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RA’s Daily Russian News Blast – March 25, 2011

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TODAY: Other Russia member threatened by authorities; Medvedev says progress on Kashin case; BBC’s Russia service ends today; perestroika-era newspaper to return; metro chief investigation; Putin’s approval rating drops; Obama supports WTO bid; Chamov stokes Libya tensions; Israel says faces a common threat with Russia; prosecutors and investigators row; metro chief on charges.
Other Russia party member Olga Zhukova could have her children taken away from her, if police threats are anything to go by.  Party members say the threats are motivated by an upcoming March of Dissent in St Petersburg that will call for the Mayor’s resignation. ‘Threatening to take children away from opposition activists is not an uncommon tactic used by the Russian authorities.‘  When pressed, President Dmitry Medvedev said that progress has been made on the inquiry into the attack on journalist Oleg Kashin, ‘but I can’t talk about it‘.  Bloggers including Kashin, meanwhile, think that pro-Kremlin youth groups are to blame.  The BBC’s Russian Service ceases radio broadcasts today, due to budget cuts by the British government, leaving only a Russian-language website.  The Moskovskie Novosti newspaper will return to publication after a three-year absence, with ambitions to ‘join the ranks of the country’s leading media‘.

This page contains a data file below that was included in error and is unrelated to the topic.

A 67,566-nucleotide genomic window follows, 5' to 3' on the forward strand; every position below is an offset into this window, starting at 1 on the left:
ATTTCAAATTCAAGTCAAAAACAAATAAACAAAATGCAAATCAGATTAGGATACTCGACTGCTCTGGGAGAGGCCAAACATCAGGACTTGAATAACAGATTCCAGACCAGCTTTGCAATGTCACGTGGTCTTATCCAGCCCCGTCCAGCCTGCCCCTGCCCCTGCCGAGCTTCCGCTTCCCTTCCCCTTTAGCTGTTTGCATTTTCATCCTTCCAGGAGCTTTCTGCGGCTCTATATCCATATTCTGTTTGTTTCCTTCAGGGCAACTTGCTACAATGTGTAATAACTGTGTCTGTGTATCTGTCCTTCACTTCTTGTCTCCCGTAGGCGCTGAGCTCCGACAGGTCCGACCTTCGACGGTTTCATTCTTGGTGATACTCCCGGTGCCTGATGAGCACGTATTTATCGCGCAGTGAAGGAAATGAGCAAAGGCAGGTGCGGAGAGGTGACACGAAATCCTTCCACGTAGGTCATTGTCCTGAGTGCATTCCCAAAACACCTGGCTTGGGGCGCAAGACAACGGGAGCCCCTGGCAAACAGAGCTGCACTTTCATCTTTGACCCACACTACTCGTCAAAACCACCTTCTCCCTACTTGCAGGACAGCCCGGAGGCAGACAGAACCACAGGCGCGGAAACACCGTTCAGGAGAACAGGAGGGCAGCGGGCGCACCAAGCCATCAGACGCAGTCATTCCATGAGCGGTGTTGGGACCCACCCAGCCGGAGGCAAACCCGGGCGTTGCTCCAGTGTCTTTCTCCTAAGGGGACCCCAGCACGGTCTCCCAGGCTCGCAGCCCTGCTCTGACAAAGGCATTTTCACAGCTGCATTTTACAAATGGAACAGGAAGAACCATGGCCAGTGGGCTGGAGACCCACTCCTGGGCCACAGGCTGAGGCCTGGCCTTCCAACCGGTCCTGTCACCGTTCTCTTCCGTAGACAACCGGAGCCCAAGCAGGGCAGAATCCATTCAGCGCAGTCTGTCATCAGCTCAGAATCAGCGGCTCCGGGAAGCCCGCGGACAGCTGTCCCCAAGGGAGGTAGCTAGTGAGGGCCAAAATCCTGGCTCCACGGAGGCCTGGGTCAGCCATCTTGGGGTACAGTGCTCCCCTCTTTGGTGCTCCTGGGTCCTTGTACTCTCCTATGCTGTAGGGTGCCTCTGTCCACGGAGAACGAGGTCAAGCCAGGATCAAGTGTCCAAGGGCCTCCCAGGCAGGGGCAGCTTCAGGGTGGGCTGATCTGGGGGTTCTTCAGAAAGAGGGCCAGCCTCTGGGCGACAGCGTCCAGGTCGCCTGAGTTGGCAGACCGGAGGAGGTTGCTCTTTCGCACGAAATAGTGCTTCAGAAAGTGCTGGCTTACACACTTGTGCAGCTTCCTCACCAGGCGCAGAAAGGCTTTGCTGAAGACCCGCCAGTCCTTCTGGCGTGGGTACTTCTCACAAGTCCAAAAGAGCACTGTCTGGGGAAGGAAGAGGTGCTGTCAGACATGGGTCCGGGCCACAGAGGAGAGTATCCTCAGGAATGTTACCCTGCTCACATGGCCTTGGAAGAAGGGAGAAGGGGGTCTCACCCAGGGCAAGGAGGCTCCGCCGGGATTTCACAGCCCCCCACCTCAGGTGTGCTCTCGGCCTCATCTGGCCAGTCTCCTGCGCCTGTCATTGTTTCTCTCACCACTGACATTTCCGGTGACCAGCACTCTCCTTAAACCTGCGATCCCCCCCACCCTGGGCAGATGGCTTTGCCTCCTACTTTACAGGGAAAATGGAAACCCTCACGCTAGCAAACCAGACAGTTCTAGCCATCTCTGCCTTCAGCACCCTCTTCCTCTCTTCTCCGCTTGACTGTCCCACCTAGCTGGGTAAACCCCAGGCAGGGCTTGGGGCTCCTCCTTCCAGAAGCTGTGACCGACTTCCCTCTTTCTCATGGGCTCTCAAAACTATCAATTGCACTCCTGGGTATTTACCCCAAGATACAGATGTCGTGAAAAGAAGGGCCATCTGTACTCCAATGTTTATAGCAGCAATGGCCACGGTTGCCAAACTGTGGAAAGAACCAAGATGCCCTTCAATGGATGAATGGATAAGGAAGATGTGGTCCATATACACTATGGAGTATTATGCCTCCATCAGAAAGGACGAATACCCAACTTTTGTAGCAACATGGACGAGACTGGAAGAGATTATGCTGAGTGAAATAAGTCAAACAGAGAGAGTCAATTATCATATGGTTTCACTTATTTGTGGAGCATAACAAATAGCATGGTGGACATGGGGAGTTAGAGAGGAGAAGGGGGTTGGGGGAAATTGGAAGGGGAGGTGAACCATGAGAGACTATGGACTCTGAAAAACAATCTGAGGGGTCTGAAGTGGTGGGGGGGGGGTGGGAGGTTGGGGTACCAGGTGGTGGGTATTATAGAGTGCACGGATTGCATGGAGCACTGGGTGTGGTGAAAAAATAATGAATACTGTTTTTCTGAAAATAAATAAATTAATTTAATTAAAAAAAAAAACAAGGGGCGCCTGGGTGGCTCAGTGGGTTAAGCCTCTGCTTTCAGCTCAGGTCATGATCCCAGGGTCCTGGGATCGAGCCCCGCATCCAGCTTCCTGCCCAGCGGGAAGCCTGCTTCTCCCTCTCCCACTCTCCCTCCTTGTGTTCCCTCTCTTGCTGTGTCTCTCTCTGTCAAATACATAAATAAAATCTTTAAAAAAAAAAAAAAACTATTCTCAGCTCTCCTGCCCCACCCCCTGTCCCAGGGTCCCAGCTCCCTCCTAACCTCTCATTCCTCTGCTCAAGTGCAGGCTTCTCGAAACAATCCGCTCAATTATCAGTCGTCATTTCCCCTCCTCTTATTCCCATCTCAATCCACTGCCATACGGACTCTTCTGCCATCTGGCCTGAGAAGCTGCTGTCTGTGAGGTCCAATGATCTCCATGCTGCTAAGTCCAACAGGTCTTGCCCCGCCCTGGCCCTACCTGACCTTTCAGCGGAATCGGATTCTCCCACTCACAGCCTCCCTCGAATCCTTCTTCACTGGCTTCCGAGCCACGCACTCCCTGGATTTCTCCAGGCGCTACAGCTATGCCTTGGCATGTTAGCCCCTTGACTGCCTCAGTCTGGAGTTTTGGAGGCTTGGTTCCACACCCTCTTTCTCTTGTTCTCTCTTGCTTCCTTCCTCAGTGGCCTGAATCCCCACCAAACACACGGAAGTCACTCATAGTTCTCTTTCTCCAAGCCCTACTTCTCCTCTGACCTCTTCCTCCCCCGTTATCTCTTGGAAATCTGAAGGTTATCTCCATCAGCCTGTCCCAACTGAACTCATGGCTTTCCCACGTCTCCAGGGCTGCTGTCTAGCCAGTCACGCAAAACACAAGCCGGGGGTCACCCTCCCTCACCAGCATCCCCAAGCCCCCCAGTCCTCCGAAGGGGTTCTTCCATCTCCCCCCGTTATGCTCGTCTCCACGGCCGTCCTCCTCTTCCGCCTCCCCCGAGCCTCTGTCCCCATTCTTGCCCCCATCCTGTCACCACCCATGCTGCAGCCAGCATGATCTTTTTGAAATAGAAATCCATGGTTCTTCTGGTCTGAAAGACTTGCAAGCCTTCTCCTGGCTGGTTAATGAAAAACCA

Prime Minister Vladimir Putin’s approval rating is at its lowest level since mid-2005, says a poll that counts economic stagnation as the driving factor.  U.S. President Barack Obama has pledged his support for Russia’s World Trade Organization bid, as Medvedev called for an end to civilian deaths in Libya.  Vladimir Chamov, the former ambassador to Libya who was fired by the President last week, insinuated that Russia has betrayed its interests in the country by backing an arms embargo that guarantees its loss of $4 billion in weapons deals.  The Guardian says Chamov’s comments have ‘stoked new tension‘ between the ruling tandem.  The New York Times reviews the implications of the recent Putin/Medvedev spat over the U.N. security council resolution: ‘Even a man and his wife in one family have different views on the same subject.‘  The Foreign Ministry is to ‘cut the number of employees‘ stationed in Libya. ‘We do not speak of evacuation.‘  Whilst Russia seeks to broker a reconciliation between Hamas and the Palestinian Authority (‘a bid to bolster its role in Middle East peacemaking‘), Israeli Prime Minister Benjamin Netanyahu says that Russia and Israel face a common threat in the ‘radicalization of Islamist regimes‘, urging that Iran must not be permitted to acquire nuclear weapons. 
Now that Medvedev has split the prosecutors’ and investigators’ offices into autonomous agencies, disputes like this one, relating to an illegal gambling operation, could become commonplace.  Moscow is the new host of the world figure skating championships, taking over the role from Tokyo.  A case has been opened against former Moscow metro chief Dmitry Gayev on charges of abuse of authority, after the metro ‘misspent 3.3 billion rubles‘.
The Telegraph reports on Maria Gruzdeva’s recent photographs of Russian space facilities.  Pirates! 
PHOTO: Russia’s President Dmitry Medvedev visits an exhibition of art objects and installations at Moscow House of Photography March 24, 2011. REUTERS/Dmitry Astakhov/RIA Novosti